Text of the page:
Dear WF Magazine:
I enjoyed the short article by Marcus Keely (’10) in the Fall 2011 issue (“A Sense of Direction in the Age of Uncertainty,” p. 72) and wanted to echo the sentiment and also offer up a little hope to my fellow liberal arts majors.
I too graduated with a bachelor’s in English and “no discernible skills that could be used to make a living” but have since been able to find my way into a field that I fell in love with before graduation, but for which I had no direct academic preparation.
I graduated in May of 2009 into a withering economy with bleak promise of a career in the field in which I was actually interested. After almost seven months of living at home and working at a temp job I hated, endless cover letters and a handful of painstakingly-prepared-for interviews, I remarkably landed a job in the foreign health division at Development Alternatives Inc., one of the largest USAID international development firms in Washington, D.C.
Surrounded by young professionals with master’s degrees in International Relations and years of overseas work experience, why did I, of all people, land this job? After two years, I can only surmise that it was not because I majored in International Business or Health, but because I had a hard-earned excellent academic record and a solid sense that I was intelligent and capable. Most of all, I had been afforded other opportunities outside of my major by Wake Forest to nurture my interest in international relations and foreign aid — internships, study abroad, overseas volunteering, etc. — that I could point to.
Using my own life as an example, I want to make sure students are not feeling so pressured by a shrinking economy and a hyper-educated workforce that they give up on following their true academic interests. I would not have done as well in school had I simply treated it as a vocational institution. As a person with an insatiable intellectual curiosity and a voracious desire to find that by which I am most impassioned, I can honestly say I would not be here today without having been a liberal arts major.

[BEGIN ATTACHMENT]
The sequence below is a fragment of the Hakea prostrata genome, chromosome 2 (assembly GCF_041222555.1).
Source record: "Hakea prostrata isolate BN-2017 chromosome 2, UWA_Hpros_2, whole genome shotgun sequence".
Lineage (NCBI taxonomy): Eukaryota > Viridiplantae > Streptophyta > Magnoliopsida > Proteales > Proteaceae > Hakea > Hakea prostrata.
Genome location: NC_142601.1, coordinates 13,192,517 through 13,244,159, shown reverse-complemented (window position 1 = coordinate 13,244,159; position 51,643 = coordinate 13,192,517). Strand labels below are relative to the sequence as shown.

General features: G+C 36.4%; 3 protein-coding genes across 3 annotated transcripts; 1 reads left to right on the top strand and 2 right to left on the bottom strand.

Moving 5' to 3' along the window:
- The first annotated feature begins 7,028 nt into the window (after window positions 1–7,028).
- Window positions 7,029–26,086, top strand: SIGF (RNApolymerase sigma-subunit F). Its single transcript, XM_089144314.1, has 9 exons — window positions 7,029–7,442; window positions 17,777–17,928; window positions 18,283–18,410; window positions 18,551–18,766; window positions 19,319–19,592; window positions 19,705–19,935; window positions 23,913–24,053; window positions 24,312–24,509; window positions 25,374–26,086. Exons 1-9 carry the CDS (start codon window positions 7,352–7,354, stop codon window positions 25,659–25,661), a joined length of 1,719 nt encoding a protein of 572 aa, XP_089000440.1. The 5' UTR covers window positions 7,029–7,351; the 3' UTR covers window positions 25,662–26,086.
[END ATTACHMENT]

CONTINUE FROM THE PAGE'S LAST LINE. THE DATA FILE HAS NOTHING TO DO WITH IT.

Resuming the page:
I recently stumbled upon an article from the The New Yorker which struck harmony with this chord. In the article, “Live and Learn: Why We Have College,” author Louis Menand, a university professor, debates the purpose of college and gives a short history of the development of higher learning institutions. My favorite part however, is one in which he explains why students majoring in liberal-arts fields score higher on the Collegiate Learning Assessment (CLA), or in other words, appear to develop and improve upon the skills most desirable to employers (critical thinking, analytical reasoning, problem solving and writing) better than students majoring in non-liberal arts fields.
For anyone else out there who graduated with a major in a “non-discernible skills” field like I did, this might be comfortably reassuring.
This Letter to the Editor was received from Nicole Russo (’09), who works in the foreign health division at Development Alternatives Inc. in Washington, D.C.